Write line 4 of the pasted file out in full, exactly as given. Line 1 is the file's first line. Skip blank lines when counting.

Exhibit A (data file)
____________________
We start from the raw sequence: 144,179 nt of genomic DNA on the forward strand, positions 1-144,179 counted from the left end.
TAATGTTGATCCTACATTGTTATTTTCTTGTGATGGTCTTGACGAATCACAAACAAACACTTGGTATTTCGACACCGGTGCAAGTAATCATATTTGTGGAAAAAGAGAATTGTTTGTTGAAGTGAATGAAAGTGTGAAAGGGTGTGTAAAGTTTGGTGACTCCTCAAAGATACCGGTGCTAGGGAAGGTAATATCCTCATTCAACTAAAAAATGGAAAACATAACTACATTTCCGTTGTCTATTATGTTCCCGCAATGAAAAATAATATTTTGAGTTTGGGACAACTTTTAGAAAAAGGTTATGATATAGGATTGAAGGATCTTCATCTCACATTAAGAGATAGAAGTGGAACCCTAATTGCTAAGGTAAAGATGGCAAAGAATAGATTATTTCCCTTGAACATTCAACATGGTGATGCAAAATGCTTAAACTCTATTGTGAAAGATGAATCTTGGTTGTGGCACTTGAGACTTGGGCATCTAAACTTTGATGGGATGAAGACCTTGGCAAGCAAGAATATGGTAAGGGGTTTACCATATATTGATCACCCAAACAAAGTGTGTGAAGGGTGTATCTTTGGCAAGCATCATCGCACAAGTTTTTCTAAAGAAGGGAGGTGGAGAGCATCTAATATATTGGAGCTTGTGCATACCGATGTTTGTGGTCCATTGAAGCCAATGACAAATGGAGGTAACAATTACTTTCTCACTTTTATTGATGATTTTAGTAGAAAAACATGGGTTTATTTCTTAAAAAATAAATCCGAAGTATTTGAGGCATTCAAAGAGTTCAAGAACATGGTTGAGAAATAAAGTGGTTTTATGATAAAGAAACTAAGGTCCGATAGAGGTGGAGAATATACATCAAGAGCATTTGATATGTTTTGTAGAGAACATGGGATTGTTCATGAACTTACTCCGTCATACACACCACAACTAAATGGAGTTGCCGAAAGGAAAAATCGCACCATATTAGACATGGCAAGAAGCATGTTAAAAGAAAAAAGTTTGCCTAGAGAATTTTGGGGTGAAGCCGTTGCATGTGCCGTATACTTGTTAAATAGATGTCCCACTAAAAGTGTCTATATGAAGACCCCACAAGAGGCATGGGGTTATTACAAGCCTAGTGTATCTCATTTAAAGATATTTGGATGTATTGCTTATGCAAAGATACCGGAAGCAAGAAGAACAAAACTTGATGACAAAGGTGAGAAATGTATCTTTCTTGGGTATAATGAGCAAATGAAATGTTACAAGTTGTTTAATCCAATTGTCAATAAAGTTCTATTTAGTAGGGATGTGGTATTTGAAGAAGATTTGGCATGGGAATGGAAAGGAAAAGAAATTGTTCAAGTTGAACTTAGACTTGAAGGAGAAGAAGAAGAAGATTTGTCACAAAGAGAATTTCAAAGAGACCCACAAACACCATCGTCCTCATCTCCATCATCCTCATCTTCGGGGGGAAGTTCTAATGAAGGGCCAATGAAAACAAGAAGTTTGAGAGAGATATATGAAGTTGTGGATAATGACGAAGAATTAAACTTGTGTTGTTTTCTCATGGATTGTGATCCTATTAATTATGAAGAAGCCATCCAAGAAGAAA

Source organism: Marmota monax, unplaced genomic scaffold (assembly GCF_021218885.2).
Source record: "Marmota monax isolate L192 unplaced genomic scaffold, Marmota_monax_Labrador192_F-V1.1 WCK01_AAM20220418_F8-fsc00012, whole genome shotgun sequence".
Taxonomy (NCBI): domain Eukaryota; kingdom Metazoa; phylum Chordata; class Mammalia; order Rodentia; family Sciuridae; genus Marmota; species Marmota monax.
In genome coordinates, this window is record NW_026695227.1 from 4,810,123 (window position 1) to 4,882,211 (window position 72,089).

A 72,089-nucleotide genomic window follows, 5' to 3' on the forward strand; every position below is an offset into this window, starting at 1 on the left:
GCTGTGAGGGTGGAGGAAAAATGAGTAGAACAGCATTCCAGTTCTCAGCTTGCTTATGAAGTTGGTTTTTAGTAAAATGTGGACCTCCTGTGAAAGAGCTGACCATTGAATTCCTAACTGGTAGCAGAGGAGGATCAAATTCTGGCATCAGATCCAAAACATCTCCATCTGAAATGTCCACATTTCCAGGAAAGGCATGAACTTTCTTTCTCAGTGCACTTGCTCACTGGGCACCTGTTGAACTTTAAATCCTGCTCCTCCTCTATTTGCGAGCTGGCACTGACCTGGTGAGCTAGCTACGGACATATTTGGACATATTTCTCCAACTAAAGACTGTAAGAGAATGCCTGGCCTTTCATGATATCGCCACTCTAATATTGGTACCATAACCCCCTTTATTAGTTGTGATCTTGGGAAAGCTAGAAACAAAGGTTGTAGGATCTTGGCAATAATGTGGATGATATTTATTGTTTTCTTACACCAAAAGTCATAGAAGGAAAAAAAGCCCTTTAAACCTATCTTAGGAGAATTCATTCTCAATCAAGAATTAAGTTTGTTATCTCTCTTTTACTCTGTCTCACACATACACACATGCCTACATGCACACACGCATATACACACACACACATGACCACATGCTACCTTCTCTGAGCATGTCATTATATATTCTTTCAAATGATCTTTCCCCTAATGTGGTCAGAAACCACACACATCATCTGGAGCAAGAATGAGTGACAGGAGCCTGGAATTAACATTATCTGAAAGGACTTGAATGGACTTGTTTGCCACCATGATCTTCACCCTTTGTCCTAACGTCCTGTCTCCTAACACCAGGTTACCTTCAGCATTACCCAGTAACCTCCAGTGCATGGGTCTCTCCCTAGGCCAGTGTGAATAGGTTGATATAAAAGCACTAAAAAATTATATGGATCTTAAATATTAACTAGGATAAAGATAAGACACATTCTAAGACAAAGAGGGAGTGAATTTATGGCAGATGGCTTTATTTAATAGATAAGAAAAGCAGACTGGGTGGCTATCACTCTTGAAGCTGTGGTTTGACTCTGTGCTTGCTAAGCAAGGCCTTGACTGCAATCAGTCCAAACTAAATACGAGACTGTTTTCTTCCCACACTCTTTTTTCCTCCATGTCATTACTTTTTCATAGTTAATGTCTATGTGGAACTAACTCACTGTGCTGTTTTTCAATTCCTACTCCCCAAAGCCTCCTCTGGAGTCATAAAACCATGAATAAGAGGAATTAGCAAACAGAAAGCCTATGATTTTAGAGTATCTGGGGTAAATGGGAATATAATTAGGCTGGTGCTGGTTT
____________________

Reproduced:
Source record: "Marmota monax isolate L192 unplaced genomic scaffold, Marmota_monax_Labrador192_F-V1.1 WCK01_AAM20220418_F8-fsc00012, whole genome shotgun sequence".